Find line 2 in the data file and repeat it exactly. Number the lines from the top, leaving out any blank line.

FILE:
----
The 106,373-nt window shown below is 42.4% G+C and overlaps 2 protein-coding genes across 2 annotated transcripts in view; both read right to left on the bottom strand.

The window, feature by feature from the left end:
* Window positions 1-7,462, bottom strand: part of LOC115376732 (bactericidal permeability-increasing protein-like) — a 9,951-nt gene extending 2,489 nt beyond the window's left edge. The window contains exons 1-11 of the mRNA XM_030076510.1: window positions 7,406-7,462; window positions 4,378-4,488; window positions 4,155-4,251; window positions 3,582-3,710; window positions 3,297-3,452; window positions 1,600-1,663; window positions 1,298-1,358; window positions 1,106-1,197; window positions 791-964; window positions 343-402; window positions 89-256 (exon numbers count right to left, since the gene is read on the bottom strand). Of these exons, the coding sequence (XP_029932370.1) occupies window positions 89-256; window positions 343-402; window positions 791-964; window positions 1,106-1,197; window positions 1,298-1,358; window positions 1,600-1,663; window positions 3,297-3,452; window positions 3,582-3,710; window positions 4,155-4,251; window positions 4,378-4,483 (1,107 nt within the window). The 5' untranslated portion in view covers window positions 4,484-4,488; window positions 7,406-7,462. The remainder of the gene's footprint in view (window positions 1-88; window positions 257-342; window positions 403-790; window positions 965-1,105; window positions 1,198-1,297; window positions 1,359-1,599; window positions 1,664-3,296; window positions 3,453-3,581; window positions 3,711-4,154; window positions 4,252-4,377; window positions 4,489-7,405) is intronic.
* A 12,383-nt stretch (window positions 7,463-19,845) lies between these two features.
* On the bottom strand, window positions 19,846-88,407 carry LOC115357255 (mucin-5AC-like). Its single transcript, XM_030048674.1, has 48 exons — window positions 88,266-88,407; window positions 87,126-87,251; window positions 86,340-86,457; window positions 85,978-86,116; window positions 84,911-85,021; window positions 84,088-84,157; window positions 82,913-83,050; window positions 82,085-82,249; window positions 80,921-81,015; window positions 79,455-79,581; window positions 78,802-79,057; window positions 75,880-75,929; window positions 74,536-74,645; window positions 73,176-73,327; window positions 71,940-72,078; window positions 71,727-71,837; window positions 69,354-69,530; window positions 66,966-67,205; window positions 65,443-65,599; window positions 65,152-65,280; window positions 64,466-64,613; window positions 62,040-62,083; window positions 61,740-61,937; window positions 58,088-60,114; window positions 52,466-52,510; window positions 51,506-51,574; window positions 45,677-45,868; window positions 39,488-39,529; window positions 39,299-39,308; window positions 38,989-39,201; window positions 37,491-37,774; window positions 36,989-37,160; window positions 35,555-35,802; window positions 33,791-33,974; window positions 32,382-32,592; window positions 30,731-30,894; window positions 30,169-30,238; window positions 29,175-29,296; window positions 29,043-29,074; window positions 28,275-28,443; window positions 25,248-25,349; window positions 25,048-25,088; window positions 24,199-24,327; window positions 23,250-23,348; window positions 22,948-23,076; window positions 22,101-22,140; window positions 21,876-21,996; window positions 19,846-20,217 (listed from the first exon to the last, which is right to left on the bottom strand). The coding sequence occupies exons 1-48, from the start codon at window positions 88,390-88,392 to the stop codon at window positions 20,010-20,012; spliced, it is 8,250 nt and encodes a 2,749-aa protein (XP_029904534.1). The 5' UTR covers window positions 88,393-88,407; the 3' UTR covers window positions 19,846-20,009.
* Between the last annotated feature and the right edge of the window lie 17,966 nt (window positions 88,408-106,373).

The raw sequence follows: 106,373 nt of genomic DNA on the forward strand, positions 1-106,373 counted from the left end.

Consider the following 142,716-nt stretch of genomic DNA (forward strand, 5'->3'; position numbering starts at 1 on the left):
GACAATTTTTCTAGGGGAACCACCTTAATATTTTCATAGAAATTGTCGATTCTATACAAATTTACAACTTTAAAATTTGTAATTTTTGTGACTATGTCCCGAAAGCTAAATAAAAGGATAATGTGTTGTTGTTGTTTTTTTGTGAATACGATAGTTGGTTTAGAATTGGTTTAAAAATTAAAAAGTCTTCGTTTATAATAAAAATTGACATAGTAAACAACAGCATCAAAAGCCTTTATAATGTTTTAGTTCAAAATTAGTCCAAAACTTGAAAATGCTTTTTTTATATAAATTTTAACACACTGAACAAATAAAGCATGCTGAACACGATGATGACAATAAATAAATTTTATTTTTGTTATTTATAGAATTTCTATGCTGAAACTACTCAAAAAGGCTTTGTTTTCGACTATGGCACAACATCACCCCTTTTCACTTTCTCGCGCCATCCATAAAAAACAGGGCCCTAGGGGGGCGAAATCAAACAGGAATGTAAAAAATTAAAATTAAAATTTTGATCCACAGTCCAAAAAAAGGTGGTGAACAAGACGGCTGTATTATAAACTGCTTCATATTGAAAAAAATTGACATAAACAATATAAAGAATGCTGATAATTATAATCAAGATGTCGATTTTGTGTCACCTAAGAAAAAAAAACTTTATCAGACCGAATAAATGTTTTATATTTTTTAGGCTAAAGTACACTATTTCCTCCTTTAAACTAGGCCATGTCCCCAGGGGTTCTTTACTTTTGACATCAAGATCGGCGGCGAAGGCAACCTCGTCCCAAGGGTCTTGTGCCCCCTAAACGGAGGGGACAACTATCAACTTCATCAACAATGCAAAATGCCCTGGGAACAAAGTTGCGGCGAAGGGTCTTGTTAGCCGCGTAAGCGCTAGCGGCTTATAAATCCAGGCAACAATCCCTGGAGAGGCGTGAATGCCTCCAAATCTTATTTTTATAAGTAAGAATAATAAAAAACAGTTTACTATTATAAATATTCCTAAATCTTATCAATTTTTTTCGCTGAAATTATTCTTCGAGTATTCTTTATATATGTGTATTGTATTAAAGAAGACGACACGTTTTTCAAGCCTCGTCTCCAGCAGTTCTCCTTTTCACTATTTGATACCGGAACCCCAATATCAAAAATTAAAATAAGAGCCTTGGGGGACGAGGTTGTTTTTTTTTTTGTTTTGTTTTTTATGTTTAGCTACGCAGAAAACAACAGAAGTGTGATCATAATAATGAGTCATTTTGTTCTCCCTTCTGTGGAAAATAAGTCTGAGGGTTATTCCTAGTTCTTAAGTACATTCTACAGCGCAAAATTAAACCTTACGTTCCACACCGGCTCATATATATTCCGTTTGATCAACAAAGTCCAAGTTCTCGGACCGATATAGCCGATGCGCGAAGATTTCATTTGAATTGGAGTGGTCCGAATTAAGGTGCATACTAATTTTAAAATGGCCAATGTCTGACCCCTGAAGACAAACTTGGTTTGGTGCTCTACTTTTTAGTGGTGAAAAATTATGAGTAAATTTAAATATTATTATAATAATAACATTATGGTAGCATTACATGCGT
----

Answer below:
The window, feature by feature from the left end: